1. The term “food products” for the purposes of the decree is not clearly defined, although it expressly excludes food additives. It is likely that the GACC will interpret the term broadly to cover primary agricultural products and alcoholic and non-alcoholic beverages, in addition to dietetic foods, infant formulas and dairy products, which are expressly referred to as the category of. type 18 foods. Such an interpretation will have an impact on the immediate actions required of foreign suppliers of the affected products to ensure the sustainability of their supply chain after January 1, 2022. In this regard, further clarification of the scope and Discussions with the GACC may be necessary.
  2. A growing share of food imports into China is now done through cross-border e-commerce (“CBEC”), Which waives most licensing and registration requirements for regular imports. Therefore, an important consideration with respect to the order is whether the CBEC will continue to be a “safe haven” from restrictive trade measures, particularly those resulting from recent trade frictions involving China. It may be interesting to note that the status of CBEC as a “trade safe haven” has already been challenged recently, as China now subjects Australian wines imported through CBEC to anti-dumping and countervailing duties resulting from legal action. commercial decision decided in December 2020.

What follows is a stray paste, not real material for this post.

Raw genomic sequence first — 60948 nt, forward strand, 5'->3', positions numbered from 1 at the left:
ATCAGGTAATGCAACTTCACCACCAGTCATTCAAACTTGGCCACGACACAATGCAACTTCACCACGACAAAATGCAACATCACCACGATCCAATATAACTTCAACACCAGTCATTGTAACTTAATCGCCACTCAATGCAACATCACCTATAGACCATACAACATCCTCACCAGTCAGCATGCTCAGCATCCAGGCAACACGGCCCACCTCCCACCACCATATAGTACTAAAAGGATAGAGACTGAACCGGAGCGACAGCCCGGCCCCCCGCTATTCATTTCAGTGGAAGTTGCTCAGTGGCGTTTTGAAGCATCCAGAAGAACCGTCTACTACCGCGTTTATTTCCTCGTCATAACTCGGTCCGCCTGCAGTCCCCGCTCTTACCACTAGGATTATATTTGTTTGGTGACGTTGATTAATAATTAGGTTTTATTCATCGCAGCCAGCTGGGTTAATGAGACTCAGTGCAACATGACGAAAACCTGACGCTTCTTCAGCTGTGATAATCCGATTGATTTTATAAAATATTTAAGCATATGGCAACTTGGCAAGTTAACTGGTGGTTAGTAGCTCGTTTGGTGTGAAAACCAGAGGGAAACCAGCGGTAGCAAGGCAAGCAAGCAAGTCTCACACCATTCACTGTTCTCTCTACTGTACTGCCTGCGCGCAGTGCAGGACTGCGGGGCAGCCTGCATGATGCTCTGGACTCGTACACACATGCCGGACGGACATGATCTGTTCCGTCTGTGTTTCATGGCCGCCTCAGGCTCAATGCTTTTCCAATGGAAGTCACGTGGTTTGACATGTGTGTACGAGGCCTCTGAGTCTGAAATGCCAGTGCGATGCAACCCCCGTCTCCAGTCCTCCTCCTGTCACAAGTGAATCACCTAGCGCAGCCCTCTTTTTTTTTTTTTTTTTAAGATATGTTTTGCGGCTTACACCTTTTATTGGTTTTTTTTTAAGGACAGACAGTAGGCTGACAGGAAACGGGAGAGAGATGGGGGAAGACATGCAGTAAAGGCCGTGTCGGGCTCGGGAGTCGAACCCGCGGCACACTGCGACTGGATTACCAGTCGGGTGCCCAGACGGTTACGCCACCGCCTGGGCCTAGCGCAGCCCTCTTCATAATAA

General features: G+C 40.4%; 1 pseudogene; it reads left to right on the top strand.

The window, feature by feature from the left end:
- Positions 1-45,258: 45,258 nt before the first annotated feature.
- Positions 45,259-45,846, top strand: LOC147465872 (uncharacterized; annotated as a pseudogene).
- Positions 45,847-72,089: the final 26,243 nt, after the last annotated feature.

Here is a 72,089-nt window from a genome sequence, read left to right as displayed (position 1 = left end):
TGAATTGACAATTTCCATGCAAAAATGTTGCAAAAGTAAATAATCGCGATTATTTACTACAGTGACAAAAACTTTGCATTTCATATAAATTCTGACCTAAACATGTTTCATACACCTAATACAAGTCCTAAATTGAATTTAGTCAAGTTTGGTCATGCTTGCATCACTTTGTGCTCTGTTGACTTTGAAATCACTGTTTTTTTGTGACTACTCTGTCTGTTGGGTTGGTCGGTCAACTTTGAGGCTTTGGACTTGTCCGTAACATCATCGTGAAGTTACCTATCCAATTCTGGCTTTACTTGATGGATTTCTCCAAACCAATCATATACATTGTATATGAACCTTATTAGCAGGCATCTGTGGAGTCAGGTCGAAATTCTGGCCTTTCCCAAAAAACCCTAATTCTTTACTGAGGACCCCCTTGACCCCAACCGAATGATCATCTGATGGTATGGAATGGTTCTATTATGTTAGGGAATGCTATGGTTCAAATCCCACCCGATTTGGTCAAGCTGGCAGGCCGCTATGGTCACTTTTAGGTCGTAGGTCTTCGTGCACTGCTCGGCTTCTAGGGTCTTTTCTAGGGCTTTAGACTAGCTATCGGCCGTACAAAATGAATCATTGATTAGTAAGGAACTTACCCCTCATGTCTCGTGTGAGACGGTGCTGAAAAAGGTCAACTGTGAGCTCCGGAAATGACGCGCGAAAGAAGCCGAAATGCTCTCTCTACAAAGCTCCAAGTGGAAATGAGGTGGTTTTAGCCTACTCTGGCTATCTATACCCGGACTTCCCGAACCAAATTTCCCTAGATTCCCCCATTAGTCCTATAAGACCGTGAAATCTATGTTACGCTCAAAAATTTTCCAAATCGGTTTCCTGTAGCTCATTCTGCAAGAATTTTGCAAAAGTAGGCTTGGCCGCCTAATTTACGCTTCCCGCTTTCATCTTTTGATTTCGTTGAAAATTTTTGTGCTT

3. Some fear that the decree creates non-trade barriers for imported food products. In fact, a number of countries, including Australia, Europe, the United States, Canada, South Korea and Japan, raised concerns at a meeting of the SPS Committee in the United States. WTO in July 2021, declaring that the new registration requirements may be too onerous to extend the scope of control. beyond high-risk food products to cover a wider range of imported food products. Other concerns raised include unclear implementation processes and rules as well as the short deadline for the decree to come into force. Given the broad implications flowing from the implementation of the ordinance, it will be interesting to see whether the concerns raised by WTO members can be adequately addressed by the Chinese government, or whether the new rules might do the trick. facing other challenges at the WTO level.